LONDON -- England is flying under new coach Stuart Lancaster, boasting a young and hungry squad that is starting to make Twickenham feel like a fortress.
Argentina lost all six of its matches in the recent Rugby Championship, has just fired its coach and is missing its captain and one world-class player.
Surely an easy home win for the English on Saturday, then?
Not according to captain Chris Robshaw.
"As soon as you take a team like Argentina lightly, you're in a world of trouble," Robshaw said.
Robshaw's note of caution belies the increasing sense of assuredness and confidence that has spread through England's ranks in Lancaster's near two years in charge.
Stretching back to the victory over New Zealand in December 2012, England has won eight of its last nine internationals -- a run that takes in back-to-back successes in a short tour of Argentina last summer, earned without its British and Irish Lions contingent. It has won its last five home games.
Victories over southern hemisphere opposition used to be rare and extremely hard-earned. Yet, last Saturday, the English often laboured against Australia in their first international of the season but still ran out 20-13 winners.
"We've started this series fantastically and we need to kick on," Robshaw said. "We got some huge momentum, beating Australia for the first time myself. We know now what it takes to beat one of the southern hemisphere sides."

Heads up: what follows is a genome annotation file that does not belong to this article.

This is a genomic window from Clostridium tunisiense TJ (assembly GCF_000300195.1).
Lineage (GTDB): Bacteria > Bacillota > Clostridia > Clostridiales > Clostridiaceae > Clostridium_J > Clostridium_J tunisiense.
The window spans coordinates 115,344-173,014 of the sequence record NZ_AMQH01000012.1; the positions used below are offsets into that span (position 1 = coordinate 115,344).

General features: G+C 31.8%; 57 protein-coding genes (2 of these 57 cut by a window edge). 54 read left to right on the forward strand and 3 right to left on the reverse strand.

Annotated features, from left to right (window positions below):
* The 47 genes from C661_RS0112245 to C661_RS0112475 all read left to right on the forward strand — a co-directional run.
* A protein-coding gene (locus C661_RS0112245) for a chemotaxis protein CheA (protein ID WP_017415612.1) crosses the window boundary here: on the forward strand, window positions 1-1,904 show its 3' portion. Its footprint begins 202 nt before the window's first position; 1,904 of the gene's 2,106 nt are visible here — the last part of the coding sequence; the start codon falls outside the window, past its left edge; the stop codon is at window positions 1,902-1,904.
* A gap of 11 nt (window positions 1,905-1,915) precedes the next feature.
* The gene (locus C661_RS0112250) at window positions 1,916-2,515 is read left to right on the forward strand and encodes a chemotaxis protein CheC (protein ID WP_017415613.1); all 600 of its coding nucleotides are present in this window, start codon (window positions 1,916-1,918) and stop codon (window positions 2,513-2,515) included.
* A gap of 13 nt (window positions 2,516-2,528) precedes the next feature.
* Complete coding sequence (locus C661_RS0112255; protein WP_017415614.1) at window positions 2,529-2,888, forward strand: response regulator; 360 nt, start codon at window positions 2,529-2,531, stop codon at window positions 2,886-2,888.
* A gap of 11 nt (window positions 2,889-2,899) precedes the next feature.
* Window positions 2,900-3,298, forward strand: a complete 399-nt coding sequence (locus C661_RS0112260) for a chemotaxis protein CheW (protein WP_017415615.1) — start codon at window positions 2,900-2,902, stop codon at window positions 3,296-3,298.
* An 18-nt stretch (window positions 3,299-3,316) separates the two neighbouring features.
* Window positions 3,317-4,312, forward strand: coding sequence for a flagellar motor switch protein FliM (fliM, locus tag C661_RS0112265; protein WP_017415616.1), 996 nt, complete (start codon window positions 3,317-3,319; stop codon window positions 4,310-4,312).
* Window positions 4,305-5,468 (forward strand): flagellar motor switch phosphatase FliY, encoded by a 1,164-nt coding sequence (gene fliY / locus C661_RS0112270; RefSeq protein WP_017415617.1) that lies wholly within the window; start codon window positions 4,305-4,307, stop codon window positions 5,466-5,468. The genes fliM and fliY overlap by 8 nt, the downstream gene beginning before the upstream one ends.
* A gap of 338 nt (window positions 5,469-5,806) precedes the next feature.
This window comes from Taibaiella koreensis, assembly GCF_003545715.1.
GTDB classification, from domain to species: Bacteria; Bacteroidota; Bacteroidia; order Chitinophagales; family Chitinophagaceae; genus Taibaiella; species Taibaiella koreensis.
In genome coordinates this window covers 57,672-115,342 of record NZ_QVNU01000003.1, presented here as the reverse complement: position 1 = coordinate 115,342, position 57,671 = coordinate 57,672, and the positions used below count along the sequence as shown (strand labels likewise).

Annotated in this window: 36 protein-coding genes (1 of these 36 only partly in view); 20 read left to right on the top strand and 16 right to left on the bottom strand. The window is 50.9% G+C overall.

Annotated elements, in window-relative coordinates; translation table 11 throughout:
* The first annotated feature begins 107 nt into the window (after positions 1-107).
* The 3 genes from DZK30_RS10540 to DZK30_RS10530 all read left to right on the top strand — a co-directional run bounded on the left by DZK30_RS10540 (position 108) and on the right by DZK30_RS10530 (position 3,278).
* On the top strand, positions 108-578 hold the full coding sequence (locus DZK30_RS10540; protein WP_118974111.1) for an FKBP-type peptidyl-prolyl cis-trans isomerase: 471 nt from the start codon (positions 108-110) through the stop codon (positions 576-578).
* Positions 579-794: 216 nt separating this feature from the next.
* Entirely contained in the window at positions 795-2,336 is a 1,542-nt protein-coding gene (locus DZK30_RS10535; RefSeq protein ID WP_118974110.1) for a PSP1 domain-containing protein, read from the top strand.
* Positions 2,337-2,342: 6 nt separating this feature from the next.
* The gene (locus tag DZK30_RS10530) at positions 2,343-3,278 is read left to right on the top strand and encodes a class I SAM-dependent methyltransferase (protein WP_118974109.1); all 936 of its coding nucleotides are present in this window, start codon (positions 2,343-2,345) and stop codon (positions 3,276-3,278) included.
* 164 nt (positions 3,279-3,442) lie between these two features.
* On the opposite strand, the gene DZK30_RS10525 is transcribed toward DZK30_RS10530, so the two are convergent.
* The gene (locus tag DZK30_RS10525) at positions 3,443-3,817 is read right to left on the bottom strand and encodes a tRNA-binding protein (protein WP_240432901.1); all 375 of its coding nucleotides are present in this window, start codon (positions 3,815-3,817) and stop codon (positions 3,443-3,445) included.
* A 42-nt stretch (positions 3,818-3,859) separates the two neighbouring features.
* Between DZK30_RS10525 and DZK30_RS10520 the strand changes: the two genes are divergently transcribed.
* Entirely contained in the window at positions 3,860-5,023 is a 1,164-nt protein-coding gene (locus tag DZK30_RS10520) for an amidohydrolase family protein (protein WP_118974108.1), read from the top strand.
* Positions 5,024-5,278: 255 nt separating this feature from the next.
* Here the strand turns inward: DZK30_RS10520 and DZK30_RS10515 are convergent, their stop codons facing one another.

Argentina isn't so buoyant. Reeling from a chastening Rugby Championship where they shipped an average of more than 37 points a game, the Pumas have replaced coach Santiago Phelan with Daniel Hourcade, seen iconic centre Felipe Contepomi retire and both captain Juan Martin Fernandez Lobbe and Juan Martin Hernandez succumb to injuries that forced them out of the entire autumn series.
Argentina hasn't beaten a major rugby nation since winning in Wales on November 2012 but Juan Manuel Leguizamon, who will captain the team in place of Fernandez Lobbe, isn't giving up hope.
"The team is very tight and our objectives are clear. People are talking about (Argentina's struggles), but we don't care,' Leguizamon said. "We are all professional players and we must adapt ourselves as quickly as possible to the new system."
As ever in games involving Argentina, one of the most powerful scrummaging units around, the front-row battle will be key.
England has overhauled its entire front three, bringing in fiery hooker Dylan Hartley for Tom Youngs and props Joe Marler and David Wilson for Mako Vunipola, who is injured, and Dan Cole.
Centers Joel Tomkins and Billy Twelvetrees struggled against Australia but are retained as the midfield pairing with first-choice Brad Barritt and Manu Tuilagi still injured.
Ben Foden comes in for Marland Yarde on the wing, while lock Geoff Parling has recovered from the effects of concussion and is on the bench.
England: Mike Brown, Chris Ashton, Joel Tomkins, Billy Twelvetrees, Ben Foden, Owen Farrell, Lee Dickson, Billy Vunipola, Chris Robshaw (captain), Tom Wood, Courtney Lawes, Joe Launchbury, David Wilson, Dylan Hartley, Joe Marler. Reserves: Tom Youngs, Alex Corbisiero, Dan Cole, Geoff Parling, Ben Morgan, Ben Youngs, Toby Flood, Alex Goode.
Argentina: Lucas Gonzalez Amorosino, Horacio Agulla, Marcelo Bosch, Santiago Fernandez, Juan Imhoff, Nicolas Sanchez, Tomas Cubelli; Juan Manuel Leguizamon (captain), Julio Farias Cabello, Pablo Matera, Patricio Albacete, Mariano Galarza, Maximiliano Bustos, Eusebio Guinazu, Marcos Ayerza. Reserves: Santiago Iglesias Valdez, Nahuel Lobo, Juan Pablo Orlandi, Manuel Carizza, Benjamin Macome, Martin Landajo, Gonzalo Tiesi, Santiago Cordero.